Olympic Marathon: A Centennial History of the Games' Most Storied Race

By Charlie Lovett | Go to book overview

14
The Games'of the XVI Olympiad: Melbourne, 1956

The Summer Olympics were held in the southern hemisphere for the first time in 1956, when they opened in Melbourne, Australia on November 22. Though winter was approaching in Paris, London, and Rome, the summer sun shone in Melbourne. Once again politics threatened the Games. Three Arab teams refused to attend in protest of Israel's takeover of the Suez Canal, three European countries boycotted because of the Soviet Union's invasion of Hungary (although Hungary sent a full team that quickly became a favorite with the crowd), and China refused to attend because Taiwan had been given official status by the IOC. It is indicative of the important place the Olympics had taken on the world stage that they had become so symbolic politically. In the decades to come, the Games would be plagued by such political protests, but, as they had survived the World Wars, they would survive the boycotts.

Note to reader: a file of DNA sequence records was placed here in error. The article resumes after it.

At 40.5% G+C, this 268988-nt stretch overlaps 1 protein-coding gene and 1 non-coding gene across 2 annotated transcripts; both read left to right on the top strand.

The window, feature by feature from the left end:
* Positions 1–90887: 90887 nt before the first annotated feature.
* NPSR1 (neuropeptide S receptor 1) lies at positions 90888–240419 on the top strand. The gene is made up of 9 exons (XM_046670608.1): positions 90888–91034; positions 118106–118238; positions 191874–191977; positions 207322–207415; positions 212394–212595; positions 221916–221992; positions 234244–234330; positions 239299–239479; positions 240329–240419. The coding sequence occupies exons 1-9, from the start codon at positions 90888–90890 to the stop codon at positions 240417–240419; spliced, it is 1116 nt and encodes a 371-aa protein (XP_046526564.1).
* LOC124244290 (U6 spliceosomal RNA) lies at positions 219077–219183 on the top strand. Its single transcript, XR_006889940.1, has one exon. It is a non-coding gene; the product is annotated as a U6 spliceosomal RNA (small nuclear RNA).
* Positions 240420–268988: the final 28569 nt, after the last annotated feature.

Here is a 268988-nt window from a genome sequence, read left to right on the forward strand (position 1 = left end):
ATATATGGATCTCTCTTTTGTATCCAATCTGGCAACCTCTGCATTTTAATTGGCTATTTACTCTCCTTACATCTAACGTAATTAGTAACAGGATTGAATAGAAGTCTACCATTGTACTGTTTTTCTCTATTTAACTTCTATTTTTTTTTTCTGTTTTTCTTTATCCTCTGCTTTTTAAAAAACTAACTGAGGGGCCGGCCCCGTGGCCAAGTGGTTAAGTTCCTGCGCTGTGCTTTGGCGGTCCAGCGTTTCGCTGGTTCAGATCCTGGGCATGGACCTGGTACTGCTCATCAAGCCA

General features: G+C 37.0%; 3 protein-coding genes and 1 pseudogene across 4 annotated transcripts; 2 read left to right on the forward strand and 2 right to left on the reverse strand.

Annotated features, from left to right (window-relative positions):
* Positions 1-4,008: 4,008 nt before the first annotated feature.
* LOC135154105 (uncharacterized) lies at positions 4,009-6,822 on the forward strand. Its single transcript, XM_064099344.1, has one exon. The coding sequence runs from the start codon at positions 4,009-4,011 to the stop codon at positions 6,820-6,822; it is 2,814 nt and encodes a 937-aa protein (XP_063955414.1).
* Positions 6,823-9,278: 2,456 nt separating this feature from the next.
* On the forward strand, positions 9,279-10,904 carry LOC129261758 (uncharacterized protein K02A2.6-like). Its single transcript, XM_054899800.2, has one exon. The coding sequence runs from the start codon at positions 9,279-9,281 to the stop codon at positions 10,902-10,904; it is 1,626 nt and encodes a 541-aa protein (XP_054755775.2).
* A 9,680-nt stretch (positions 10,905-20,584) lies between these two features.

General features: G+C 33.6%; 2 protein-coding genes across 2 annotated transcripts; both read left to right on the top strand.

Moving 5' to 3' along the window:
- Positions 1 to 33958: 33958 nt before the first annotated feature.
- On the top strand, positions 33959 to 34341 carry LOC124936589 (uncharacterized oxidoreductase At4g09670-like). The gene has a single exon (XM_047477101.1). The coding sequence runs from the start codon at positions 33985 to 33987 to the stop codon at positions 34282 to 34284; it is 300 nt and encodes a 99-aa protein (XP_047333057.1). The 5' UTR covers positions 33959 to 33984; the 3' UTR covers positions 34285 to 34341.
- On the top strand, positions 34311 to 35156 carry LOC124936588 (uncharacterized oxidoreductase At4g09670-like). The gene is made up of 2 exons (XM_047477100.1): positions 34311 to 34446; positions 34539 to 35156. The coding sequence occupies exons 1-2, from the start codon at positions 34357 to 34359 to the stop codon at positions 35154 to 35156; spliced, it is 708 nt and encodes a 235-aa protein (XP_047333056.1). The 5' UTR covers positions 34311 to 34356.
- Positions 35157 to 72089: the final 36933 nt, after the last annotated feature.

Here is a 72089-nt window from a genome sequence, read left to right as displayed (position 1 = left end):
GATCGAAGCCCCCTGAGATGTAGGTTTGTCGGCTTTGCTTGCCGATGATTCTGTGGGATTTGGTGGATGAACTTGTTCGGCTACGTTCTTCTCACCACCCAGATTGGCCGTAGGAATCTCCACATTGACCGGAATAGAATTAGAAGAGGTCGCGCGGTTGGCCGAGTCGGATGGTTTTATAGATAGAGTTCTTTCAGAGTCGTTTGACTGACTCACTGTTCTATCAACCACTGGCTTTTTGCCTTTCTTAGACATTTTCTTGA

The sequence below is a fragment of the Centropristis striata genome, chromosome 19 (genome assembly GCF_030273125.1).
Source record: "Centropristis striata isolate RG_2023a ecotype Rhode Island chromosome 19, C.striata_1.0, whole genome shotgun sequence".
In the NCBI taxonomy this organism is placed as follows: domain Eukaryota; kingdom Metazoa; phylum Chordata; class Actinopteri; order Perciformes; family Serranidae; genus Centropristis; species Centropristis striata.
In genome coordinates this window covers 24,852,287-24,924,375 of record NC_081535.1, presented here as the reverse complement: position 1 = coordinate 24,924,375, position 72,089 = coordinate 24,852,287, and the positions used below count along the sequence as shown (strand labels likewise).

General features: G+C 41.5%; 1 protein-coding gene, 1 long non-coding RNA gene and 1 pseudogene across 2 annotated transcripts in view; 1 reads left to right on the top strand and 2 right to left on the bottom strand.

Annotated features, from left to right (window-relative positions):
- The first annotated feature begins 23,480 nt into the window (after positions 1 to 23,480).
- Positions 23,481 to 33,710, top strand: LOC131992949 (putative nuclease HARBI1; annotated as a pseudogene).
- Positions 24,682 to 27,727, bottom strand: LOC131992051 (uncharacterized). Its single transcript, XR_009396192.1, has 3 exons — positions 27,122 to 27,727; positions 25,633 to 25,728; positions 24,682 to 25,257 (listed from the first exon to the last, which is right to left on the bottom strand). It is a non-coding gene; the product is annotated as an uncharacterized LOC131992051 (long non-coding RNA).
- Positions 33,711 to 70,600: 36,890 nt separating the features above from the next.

Troubles between local and federal governments in Australia led to a late start in the construction of the Olympic sites, and led the IOC to state several times that Rome, the host of the 1960 Games, was better prepared than Melbourne and could be substitute host of the 1956 games if necessary. But the Australians pulled everything together at last, and the Games opened as scheduled in the 102,000-seat Melbourne cricket arena. Despite the small population of Australia, the Games were extremely well attended, with the spacious venues frequently filled to capacity.

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